C. English-Only Rules
Some employers have instituted workplace policies restricting communication in languages other than English, often called “English-only rules.” In fiscal year 2002, the Commission received 228 charges challenging English-only policies. The application of Title VII to such rules is discussed below.
- Application of Title VII to English-Only Rules
Title VII permits employers to adopt English-only rules under certain circumstances. As with any other workplace policy, an English-only rule must be adopted for nondiscriminatory reasons. An English-only rule would be unlawful if it were adopted with the intent to discriminate on the basis of national origin. Likewise, a policy that prohibits some but not all of the foreign languages spoken in a workplace, such as a no-Navajo rule, would be unlawful.
ENGLISH-ONLY RULE: INTENTIONAL DISCRIMINATION
XYZ Textile Corp. adopts a policy requiring employees to speak only English while in the workplace, including when speaking to coworkers during breaks or when making personal telephone calls. XYZ places Hispanic workers under close scrutiny to ensure compliance and replaces workers who violate the rule with non-Hispanics. Jose, a native Spanish speaker, files a charge with the EEOC alleging that the policy discriminates against him based on his national origin. XYZ states that the rule was adopted to promote better employee relations and to help improve English skills. However, the investigation reveals no evidence of poor employee relations due to communication in languages other than English. Nor are proficient English skills required for any of the positions held by non-native English speakers. Because XYZ’s explanation is contradicted by the evidence, the English-only rule is unlawful.(47)
Even where an English-only rule has been adopted for nondiscriminatory reasons, the employer’s use of the rule should relate to specific circumstances in its workplace.(48) An English-only rule is justified by “business necessity” if it is needed for an employer to operate safely or efficiently. The following are some situations in which business necessity would justify an English-only rule:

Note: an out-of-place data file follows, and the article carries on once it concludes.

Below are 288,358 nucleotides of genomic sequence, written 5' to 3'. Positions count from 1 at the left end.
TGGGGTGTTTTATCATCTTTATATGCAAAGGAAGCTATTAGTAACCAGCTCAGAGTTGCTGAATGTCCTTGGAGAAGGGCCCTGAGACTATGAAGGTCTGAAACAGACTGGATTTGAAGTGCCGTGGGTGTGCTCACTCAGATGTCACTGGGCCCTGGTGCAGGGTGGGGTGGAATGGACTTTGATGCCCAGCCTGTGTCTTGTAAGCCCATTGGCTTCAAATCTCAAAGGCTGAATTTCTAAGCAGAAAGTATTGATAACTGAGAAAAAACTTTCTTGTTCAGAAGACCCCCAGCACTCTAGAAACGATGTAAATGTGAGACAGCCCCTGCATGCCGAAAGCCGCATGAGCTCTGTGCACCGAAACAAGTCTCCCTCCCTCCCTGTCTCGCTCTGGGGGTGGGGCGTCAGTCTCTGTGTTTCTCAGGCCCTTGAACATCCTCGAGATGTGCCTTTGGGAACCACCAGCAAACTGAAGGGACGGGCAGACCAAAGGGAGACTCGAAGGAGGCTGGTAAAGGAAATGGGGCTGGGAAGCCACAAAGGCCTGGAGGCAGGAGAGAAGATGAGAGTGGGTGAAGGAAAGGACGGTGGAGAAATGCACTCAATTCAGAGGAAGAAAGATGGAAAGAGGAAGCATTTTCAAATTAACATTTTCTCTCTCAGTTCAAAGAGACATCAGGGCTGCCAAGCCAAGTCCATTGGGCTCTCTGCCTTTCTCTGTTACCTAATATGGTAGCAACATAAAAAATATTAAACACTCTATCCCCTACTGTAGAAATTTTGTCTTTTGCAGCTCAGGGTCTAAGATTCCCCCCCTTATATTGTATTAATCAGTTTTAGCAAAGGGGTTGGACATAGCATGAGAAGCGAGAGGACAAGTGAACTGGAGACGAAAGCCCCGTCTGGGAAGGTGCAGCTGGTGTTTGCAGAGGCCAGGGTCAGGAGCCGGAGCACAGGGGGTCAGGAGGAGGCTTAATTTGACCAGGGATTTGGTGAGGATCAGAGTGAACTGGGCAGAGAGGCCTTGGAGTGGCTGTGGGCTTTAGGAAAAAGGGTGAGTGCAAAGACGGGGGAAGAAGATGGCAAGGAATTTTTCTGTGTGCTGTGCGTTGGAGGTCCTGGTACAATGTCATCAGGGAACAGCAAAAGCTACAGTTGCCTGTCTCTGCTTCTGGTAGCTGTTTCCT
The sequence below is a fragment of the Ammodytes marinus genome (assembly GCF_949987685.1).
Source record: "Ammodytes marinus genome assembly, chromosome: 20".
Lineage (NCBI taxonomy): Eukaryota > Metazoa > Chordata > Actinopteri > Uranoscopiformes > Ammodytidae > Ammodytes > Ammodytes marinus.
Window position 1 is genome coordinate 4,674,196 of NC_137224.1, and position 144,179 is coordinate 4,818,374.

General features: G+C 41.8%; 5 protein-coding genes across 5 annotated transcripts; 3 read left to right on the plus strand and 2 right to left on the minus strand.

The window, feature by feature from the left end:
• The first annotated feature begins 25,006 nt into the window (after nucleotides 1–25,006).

* For communications with customers, coworkers, or supervisors who only speak English
* In emergencies or other situations in which workers must speak a common language to promote safety
* For cooperative work assignments in which the English-only rule is needed to promote efficiency
* To enable a supervisor who only speaks English to monitor the performance of an employee whose job duties require communication with coworkers or customers
The following is an example of a narrowly crafted English-only rule promoting safety in the workplace.
PERMISSIBLE ENGLISH-ONLY RULE: PROMOTING SAFETY
XYZ Petroleum Corp. operates an oil refinery and has a rule requiring all employees to speak only English during an emergency. The rule also requires that employees speak in English while performing job duties in laboratories and processing areas where there is the danger of fire or explosion. The rule does not apply to casual conversations between employees in the laboratory or processing areas when they are not performing a job duty. The English-only rule does not violate Title VII because it is narrowly tailored to safety requirements.(49)
2. Best Practices
In evaluating whether to adopt an English-only rule, an employer should weigh business justifications for the rule against possible discriminatory effects of the rule. While there is no precise test for making this evaluation, relevant considerations include:
* Evidence of safety justifications for the rule
* Evidence of other business justifications for the rule, such as supervision or effective communication with customers
* Likely effectiveness of the rule in carrying out objectives
* English proficiency of workers affected by the rule(50)
Before adopting an English-only rule, the employer should consider whether there are any alternatives to an English-only rule that would be equally effective in promoting safety or efficiency.
ENGLISH-ONLY RULE: NONDISCRIMINATORY ALTERNATIVE
At a management meeting of XYZ Electronics Co., a supervisor proposes that the company adopt an English-only rule to decrease tensions among its ethnically diverse workforce. He reports that two of the employees he supervises, Ann and Vinh, made derogatory comments in Vietnamese about their coworkers. Because such examples of misconduct are isolated and thus can be addressed effectively under the company’s discipline policy, XYZ decides that the circumstances do not justify adoption of a facility-wide English-only rule. To reduce the likelihood of future incidents, XYZ supervisors are instructed to counsel line employees about appropriate workplace conduct.(51)
An employer should ensure that affected employees are notified about an English-only rule and the consequences for violation. The employer may provide notice by any reasonable means under the circumstances, such as a meeting, e-mail, or posting. In some cases, it may be necessary for an employer to provide notice in English and in the other native languages spoken by its workers. A grace period before the effective date of the rule also may be required to ensure that all workers have received notice.